Trusting others can be challenging, in your personal life and in the workplace on occasion. You find yourself wondering: does this person have an agenda? Will he throw me under the bus if a problem arises? Can I assign this job to that person if I haven’t worked with her before? Today I’ll offer a few suggestions for identifying trustworthy people.
It’s a lot easier to go into work relationships with a certain assumption of trust. If you’re in an environment such as government or defense, for example, the people you’re working with have to jump through the same security-clearance hoops that you did to get the job. That required a background demonstrating trustworthiness.
If you’re in another industry that does not require background checks, most people in the work world need to mind their reputations as a practical matter. If you have a known tendency to undercut your coworkers, yell at people who disagree with you, shade the truth, or withhold key information, word will get around within your workplace and, eventually, elsewhere in the industry. Your reputation is what will get you hired (or not) the older you get. That goes for the people around you, too.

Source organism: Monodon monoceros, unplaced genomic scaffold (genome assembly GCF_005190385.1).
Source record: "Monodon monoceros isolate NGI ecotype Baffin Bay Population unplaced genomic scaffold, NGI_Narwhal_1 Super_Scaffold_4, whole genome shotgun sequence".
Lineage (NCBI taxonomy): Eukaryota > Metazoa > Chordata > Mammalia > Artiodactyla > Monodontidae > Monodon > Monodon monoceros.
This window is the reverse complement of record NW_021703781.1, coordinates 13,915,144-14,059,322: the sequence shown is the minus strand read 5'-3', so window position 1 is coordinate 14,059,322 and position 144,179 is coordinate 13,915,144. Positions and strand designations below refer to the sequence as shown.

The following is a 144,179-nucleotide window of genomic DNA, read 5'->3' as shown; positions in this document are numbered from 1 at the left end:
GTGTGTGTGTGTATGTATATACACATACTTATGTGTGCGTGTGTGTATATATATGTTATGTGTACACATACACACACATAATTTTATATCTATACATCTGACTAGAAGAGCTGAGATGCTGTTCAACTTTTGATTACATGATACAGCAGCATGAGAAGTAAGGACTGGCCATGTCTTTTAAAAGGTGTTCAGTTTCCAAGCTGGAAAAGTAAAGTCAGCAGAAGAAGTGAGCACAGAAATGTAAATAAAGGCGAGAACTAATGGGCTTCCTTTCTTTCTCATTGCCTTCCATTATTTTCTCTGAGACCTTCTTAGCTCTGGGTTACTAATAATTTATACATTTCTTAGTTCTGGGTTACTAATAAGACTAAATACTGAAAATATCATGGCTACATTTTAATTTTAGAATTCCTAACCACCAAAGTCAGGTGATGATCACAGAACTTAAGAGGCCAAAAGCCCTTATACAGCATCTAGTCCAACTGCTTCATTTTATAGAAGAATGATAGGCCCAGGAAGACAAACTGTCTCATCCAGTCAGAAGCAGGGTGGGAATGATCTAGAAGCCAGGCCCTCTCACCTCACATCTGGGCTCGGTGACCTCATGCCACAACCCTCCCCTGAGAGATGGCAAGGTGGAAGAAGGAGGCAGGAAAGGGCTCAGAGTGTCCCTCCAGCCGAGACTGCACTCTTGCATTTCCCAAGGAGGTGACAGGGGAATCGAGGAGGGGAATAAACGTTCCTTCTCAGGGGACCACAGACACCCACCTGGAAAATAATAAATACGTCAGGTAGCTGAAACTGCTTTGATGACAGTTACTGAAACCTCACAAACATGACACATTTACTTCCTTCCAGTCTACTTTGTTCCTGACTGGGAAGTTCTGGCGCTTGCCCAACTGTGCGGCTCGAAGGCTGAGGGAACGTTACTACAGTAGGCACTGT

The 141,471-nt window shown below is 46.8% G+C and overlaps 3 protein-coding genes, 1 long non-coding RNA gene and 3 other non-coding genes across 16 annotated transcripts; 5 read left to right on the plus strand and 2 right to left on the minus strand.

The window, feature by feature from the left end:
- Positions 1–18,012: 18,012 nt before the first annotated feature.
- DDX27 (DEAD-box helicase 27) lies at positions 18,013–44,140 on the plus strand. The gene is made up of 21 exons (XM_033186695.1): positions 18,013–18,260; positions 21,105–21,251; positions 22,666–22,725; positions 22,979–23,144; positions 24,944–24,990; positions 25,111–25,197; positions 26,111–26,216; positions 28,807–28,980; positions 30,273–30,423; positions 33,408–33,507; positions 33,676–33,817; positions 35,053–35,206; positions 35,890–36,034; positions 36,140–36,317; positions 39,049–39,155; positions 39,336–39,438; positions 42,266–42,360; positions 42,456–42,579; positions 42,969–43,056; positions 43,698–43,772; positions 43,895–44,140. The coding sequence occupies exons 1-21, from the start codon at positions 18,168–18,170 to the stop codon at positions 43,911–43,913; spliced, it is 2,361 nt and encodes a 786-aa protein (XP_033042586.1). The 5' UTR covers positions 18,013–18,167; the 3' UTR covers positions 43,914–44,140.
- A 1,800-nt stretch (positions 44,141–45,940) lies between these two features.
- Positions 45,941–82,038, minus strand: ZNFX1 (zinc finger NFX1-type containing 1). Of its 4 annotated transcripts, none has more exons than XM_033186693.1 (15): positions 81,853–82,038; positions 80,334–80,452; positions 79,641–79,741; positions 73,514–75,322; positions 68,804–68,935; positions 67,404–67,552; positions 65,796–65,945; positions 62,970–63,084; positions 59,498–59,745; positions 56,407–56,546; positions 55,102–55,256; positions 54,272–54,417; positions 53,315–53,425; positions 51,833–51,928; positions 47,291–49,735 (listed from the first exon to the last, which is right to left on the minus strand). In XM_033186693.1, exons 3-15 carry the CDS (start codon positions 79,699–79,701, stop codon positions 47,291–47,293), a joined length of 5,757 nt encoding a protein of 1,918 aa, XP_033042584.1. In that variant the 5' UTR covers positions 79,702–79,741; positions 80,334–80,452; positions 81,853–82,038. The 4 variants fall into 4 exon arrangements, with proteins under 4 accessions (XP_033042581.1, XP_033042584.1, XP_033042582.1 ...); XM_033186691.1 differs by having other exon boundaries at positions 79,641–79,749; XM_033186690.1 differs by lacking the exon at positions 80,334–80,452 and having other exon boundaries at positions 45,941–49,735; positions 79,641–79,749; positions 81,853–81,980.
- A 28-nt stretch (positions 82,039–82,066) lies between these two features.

If you’re joining a new team and you’ve got to get working right away, you have to start with the belief that everyone is there to get the work done to the best of their abilities and that you will do likewise. Being paranoid doesn’t do you much good, though it will occur, especially with people who have betrayed your trust in the past.
And really, after enough time in a workplace, your best gauge for determining your level of trust should be the trust-building acts performed by others:
- Do they keep their word when they say they will do something?
- Do they keep confidential matters (personal and professional) to themselves?
- Do they own up to their mistakes or blame others?
- Do they make the effort to get work done well?
Your answers to those questions–learned over dozens or hundreds of interactions–will ultimately determine your level of trust, both how much you trust others and how much they will trust you. Make the right choices, and others are likely to make the right choices when working with you.